I was also reading a lot of historical fiction. And the contrast between that and a lot of the fantasy at the time was dramatic because a lot of the fantasy of Tolkien imitators has a quasi-medieval setting, but it’s like the Disneyland Middle Ages. You know, they’ve got tassels and they’ve got lords and stuff like that, but they don’t really seem to grasp what it was like in the Middle Ages. And then you’d read the historical fiction which was much grittier and more realistic and really give you a sense of what it was like to live in castles or to be in a battle with swords and things like that. And I said what I want to do is combine some of the realism of historical fiction with some of the appeal of fantasy, the magic and the wonder that the best fantasy has.

As much as I love historical fiction, my problem with historical fiction is that you always know what’s going to happen. You know, if you’re reading about the War of the Roses, say, you know that the little princes are not going to come out of that tower. Fantasy, of course, doesn’t have that constraint. You can still have that driving force, which I think is one of the things that people read books for, what’s gonna happen next? I love this character, but god, is he gonna live, is he gonna die? I wanted that kind of suspense.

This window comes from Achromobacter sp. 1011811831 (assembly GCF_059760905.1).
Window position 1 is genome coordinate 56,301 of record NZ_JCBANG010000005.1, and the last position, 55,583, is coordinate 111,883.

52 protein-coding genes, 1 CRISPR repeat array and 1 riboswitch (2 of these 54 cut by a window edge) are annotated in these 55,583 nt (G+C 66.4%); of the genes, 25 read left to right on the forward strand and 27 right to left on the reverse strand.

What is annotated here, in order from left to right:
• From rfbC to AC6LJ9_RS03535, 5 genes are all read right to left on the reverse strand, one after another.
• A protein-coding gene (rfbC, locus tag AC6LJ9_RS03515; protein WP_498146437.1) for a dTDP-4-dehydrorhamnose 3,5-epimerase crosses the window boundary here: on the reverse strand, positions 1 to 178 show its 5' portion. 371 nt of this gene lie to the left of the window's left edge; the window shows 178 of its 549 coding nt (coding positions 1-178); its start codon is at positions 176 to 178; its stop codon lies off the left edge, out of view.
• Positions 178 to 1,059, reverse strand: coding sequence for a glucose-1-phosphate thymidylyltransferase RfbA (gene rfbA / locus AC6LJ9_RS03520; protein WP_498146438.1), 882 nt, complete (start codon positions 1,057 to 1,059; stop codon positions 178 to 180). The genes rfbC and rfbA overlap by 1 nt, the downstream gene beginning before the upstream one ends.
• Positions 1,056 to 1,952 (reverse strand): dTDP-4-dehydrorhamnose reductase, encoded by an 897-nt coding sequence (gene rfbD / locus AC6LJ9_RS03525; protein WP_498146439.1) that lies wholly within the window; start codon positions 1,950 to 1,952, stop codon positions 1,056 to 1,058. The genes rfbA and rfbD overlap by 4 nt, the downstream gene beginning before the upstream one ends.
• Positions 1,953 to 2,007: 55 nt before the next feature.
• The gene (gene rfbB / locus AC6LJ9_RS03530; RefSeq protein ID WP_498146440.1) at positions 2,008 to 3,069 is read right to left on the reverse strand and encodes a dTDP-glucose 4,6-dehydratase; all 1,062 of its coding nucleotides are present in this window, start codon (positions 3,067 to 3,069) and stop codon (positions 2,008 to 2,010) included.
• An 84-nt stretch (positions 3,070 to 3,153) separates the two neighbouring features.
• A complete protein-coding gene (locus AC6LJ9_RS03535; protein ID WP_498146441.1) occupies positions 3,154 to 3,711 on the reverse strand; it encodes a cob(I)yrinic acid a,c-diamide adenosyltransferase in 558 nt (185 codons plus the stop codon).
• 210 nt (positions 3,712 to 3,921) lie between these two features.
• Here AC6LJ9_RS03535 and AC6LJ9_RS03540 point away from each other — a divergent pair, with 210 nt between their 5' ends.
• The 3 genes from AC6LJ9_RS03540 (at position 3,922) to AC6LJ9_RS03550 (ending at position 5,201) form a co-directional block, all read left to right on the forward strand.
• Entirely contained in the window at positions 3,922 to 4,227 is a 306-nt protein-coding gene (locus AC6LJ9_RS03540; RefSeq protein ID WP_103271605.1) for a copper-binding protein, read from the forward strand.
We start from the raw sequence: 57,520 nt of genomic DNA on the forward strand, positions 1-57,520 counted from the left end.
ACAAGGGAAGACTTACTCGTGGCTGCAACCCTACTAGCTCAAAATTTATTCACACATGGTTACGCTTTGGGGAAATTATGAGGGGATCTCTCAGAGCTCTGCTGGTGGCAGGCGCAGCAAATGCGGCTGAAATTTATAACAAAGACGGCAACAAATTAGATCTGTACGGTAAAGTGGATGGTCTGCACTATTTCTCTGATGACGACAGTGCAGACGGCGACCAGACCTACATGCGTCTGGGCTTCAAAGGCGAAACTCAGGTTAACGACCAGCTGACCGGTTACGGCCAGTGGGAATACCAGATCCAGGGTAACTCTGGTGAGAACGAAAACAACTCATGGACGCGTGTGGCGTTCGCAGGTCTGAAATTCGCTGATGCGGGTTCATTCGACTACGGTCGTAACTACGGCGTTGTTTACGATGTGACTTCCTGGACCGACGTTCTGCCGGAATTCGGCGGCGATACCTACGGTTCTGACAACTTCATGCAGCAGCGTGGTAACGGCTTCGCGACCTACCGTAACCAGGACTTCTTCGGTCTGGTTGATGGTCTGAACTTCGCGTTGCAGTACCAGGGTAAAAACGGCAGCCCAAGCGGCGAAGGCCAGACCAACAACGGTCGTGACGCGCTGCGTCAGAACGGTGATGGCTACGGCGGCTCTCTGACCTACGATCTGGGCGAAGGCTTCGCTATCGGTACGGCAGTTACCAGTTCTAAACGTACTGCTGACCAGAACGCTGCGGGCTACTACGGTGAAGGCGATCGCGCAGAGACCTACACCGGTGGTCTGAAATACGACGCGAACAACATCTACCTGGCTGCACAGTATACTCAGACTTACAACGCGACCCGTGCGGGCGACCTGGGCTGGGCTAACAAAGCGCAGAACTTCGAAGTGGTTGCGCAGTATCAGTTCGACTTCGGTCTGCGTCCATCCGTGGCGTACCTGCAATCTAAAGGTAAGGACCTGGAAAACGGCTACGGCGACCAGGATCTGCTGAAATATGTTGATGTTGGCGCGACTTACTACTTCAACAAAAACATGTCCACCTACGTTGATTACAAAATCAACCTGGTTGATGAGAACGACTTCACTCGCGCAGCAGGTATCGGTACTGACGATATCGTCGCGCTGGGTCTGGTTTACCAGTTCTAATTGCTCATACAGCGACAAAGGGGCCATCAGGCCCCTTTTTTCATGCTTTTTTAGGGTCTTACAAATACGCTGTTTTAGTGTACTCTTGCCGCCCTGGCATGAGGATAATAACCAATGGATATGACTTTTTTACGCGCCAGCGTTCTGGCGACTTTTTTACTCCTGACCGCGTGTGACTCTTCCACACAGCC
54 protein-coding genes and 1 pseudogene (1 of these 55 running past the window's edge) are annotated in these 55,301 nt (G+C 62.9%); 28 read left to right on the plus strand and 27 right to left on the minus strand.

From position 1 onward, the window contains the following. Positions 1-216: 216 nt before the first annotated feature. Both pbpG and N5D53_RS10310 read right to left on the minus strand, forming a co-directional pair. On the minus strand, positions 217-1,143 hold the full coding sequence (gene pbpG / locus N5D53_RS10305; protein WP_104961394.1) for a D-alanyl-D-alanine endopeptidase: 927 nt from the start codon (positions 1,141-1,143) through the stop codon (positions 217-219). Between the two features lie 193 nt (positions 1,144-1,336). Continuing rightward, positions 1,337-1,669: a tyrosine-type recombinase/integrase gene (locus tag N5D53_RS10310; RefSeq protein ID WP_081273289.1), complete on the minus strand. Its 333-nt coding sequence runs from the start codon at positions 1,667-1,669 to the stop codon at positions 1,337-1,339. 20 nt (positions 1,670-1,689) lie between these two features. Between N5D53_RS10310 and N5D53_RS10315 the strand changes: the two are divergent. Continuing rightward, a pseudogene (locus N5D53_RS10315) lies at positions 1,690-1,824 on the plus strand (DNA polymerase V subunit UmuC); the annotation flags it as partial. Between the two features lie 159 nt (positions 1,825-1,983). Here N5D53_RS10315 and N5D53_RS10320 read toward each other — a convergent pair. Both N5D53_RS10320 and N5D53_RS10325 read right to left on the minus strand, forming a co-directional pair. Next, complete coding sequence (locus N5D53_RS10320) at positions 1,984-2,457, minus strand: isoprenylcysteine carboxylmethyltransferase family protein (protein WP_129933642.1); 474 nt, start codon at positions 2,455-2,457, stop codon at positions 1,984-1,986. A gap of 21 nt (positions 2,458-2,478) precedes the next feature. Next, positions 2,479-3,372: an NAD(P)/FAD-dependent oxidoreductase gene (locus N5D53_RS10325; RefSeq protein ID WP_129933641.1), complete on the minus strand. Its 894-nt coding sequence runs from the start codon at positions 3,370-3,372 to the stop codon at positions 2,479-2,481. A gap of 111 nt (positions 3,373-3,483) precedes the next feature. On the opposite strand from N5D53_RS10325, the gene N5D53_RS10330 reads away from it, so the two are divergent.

There’s also the more complicated morality of the characters and situations in your book. It’s not just that people who seem bad might turn out to be better than they seemed, but that also there’s sometimes this theme that honor can be kind of a handicap.

Yeah, I’ve always been attracted to grey characters. I’ve always taken it as a code William Faulkner’s Nobel Prize acceptance speech from the early ‘50’s, where he said that the human heart in conflict with the self was the only thing worth writing about. And I think that’s true.

The battle between good and evil is a theme of much of fantasy. But I think the battle between good and evil is thought largely within the individual human heart, by the decisions that we make. It’s not like evil dresses up in black clothing and you know, they’re really ugly. These are some of the things that Tolkien did; he made them work fabulously, but in the hands of his imitators, they become total clichés. I mean the orc-like creatures who always do dress in black and … they’re really ugly and they’ve got facial deformities or something. You can tell that if somebody’s ugly, he must be evil. And then Tolkien’s heroes are all very attractive people and all that, of course, again this become cliché in the hands of the Tolkien imitators.